WPGU 107.1’s Top Albums of 2012: 20-11

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20 – The xx – Coexist

The xx’s first effort was legendary.  It is the ultimate relaxation album that is certain to calm anyone down on first listen.  Coexist channels that exact same energy, though it seems less innovative.  What is unfortunate, however, is that the very first track on the album (“Angels”) is arguably the best one, which leaves it really nowhere to go.  All in all, it was a great sophomore effort.

Written by Boswell Hutson

19 – Of Monsters and Men – My Head Is An Animal

This album, from end to end, is one of the most solid of the year. It’s insane how many successful singles are contained on one album. Though I thought much of their fame was based in the success of “Little Talks”, their set at Lollapalooza was absolutely fantastic. Plus, they make me want to move to Iceland.

Written by Boswell Hutson

18 – Cat Power – Sun

Like many great albums, the story of Sun‘s creation is itself an epic tale of conflict and victory: after bankruptcy, pressure from her label, and severe bouts with depression, Chan Marshall didn’t want to touch her usual tools–the piano and guitar–and instead learned how to work magic with a synthesizer and drum loops.  The result is this alternative gem, songs where every element is beautifully wound together, and when she breaks out the guitar and piano, it’s better than ever.  Perhaps the greatest message of this album appears on “Manhattan,” where she sings “people come, people go, all the friends that we used to know ain’t coming back,” a message of moving on in the face of the great tragedy, a common theme for her, here most beautifully overcome with hope.

Written by David Christians

17 – Grimes – Visions

2012 has been an explosive year for Canadian musicians, and Grimes (a.k.a. Claire Boucher) is no exception. The Montreal-based artist’s third album has made waves in many circles, as it appeals to pop fans and hipsters alike. “Oblivion” is certainly one of the catchiest songs of the year, and the slower songs on the album are some of the most soothing of the year.

Written by Claire Schroeder

16 – Dinosaur Jr. – I Bet On Sky

The best part about Dinosaur Jr.’s newest album, I Bet On Sky, is that it didn’t have to be good.  After reuniting in 2005, the band has now put out as many albums as they did in their original run, and they’re all good albums, which is not something many people expect after a reunion.  Although this album still features their signature noisy sound, it sounds more restrained than usual.  The result is a more laid-back feel that matches with the image of an aging band that can still rock.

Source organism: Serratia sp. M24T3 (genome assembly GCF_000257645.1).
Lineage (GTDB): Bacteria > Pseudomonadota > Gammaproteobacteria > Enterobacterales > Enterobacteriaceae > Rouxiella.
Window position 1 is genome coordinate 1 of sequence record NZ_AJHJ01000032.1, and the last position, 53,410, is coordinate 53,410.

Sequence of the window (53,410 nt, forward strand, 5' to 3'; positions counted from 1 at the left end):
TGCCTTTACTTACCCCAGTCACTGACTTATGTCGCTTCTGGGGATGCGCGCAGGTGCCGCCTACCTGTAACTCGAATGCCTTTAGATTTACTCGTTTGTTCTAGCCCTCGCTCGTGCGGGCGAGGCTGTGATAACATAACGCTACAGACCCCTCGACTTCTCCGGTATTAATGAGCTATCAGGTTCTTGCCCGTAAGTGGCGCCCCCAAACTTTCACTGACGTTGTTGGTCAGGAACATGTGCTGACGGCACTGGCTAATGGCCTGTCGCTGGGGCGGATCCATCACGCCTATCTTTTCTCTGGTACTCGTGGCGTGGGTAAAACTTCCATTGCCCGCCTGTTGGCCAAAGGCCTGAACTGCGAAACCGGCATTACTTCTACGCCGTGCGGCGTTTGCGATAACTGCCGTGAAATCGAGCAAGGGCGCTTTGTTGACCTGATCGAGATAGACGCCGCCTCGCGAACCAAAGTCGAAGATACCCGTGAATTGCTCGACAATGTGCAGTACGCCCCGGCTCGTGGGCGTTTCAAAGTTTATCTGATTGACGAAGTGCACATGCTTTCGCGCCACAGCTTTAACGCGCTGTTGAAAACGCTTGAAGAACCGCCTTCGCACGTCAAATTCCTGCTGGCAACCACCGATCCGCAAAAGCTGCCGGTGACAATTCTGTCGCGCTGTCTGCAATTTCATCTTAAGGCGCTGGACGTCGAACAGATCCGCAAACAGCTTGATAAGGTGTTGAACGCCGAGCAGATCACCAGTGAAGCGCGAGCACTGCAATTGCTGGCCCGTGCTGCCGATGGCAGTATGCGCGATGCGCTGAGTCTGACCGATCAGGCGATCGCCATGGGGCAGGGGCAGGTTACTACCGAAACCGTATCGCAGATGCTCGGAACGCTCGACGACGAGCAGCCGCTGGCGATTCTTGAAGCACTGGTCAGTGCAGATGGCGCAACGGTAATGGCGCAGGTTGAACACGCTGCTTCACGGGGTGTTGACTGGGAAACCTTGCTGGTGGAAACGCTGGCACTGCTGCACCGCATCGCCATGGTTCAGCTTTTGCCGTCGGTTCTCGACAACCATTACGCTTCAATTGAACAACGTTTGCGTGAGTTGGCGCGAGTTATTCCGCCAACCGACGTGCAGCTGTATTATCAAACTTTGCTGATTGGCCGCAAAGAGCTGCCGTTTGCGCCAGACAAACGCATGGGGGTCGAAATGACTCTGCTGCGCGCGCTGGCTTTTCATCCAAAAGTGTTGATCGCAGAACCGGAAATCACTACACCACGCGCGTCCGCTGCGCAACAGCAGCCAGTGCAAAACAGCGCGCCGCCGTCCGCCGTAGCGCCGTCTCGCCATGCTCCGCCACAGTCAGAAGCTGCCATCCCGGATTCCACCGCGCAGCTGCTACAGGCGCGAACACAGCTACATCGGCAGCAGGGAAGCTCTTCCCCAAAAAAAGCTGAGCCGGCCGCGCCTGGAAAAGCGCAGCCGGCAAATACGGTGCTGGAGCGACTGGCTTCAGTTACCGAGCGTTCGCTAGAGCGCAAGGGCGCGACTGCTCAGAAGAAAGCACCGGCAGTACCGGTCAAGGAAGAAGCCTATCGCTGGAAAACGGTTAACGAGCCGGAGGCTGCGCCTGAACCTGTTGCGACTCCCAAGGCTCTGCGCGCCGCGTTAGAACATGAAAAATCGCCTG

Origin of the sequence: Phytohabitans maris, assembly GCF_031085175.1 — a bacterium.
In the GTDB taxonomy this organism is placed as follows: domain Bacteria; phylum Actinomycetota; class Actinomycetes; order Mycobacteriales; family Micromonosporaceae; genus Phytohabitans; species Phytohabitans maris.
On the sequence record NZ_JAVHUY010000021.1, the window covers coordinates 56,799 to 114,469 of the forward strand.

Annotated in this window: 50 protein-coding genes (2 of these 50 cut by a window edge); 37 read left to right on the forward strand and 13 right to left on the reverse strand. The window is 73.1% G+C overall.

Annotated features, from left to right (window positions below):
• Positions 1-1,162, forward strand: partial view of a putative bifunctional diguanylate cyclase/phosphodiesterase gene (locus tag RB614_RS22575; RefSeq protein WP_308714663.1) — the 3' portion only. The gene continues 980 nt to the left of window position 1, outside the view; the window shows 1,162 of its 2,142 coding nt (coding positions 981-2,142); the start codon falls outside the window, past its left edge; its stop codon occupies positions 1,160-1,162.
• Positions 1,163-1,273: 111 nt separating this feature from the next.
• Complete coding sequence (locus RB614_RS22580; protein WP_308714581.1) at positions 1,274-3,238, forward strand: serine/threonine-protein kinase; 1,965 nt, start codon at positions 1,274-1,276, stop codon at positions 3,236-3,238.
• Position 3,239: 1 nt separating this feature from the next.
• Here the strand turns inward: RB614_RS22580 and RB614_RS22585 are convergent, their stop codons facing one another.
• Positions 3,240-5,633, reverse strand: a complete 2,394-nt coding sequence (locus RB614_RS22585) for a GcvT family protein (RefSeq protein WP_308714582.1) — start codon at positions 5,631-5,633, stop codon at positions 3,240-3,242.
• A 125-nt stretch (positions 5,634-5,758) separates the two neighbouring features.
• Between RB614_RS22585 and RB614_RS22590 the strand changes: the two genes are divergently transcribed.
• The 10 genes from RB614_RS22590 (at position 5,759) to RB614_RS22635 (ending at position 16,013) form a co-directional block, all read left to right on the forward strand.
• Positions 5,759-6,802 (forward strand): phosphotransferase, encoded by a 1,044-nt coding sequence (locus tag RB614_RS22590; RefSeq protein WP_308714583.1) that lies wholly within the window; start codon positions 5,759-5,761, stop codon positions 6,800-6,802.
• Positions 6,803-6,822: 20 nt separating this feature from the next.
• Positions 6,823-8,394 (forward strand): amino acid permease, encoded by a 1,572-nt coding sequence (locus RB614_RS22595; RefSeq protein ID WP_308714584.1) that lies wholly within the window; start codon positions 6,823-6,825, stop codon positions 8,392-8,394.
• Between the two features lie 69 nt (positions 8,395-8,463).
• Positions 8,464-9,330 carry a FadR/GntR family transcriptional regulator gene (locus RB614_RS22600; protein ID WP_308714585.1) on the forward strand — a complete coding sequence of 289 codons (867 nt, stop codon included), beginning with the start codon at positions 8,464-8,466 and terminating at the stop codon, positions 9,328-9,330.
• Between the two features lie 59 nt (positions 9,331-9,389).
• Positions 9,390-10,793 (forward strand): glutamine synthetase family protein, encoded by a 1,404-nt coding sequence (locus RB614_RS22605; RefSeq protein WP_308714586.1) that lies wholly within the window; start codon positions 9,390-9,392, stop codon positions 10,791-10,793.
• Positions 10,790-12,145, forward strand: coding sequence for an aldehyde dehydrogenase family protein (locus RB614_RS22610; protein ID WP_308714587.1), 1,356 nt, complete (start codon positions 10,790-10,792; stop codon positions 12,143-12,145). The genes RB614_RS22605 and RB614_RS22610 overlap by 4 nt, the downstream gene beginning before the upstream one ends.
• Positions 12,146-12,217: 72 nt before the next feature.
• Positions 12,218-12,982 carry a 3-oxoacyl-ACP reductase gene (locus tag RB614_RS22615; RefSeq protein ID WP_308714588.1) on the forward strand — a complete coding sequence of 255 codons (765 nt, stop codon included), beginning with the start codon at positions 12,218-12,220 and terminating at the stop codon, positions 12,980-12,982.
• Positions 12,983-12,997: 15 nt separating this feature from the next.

Written by Eric Holmes

15 – The Shins – Port of Morrow

Returning to the Shins after 5 years, James Mercer had to deal with expectations of mountainous proportions, which he handled excellently. Despite the drastically changed lineup, Port of Morrow still sounds undeniably like the Shins. James Mercer is one of the best song-writers working today, and his streak continues with this album. Nearly every track is an indie-pop gem and warrants multiple listens.

Written by Eric Holmes

14 – Alabama Shakes – Boys & Girls

I first had heard of the Alabama Shakes when I had heard an interview of them on Chicago’s WXRT.  Their down-to-earth nature led me to check them out even further, and I was certainly not disappointed.  Rooted in soul, this album has one of the most unique sounds of the year, and thus its position on this list should be no surprise.

Written by Boswell Hutson

13 – Andrew Bird – Break It Yourself

Andrew Bird once personified by only a violin, guitar and his scientific lyrics has left that image of himself behind. In Break it Yourself Bird goes with a more full, band-y sound and for the first time in his career, actually put several love songs on the album. His album is one you can definitely begin to relate yourself with and even jam out to in your car.

Written by Joe Winner

12 – Cloud Nothings – Attack on Memory

Cloud Nothings are a bit of an acquired taste.  Their low-fi style definitely takes some getting used to, but after repeated listens to Attack on Memory it is clear that it belongs among the best of the year.  Though I didn’t get to see them perform at Pygmallion (I was very torn that their set conflicted with Best Coast), I heard it was a phenomenal set, which after listening to Attack on Memory is absolutely no surprise.

Written by Boswell Hutson

11 – Beach House – Bloom

When Victoria Legrande and Alex Scally released the guitar riff from “Gila” on 2008’s Devotion, Beach House became an indie pop mainstay in the hearts of many. Since then, they’ve only honed their sound more and more, on their 2010 masterpiece Teen Dream and now Bloom. The songs on this album have a new life, as the synth crescendos to higher highs and lower lows, like the subtle pause before the chorus of “Other People” that makes those pleasant Beach House melodies all the better.

Written by Maddie Rehayem


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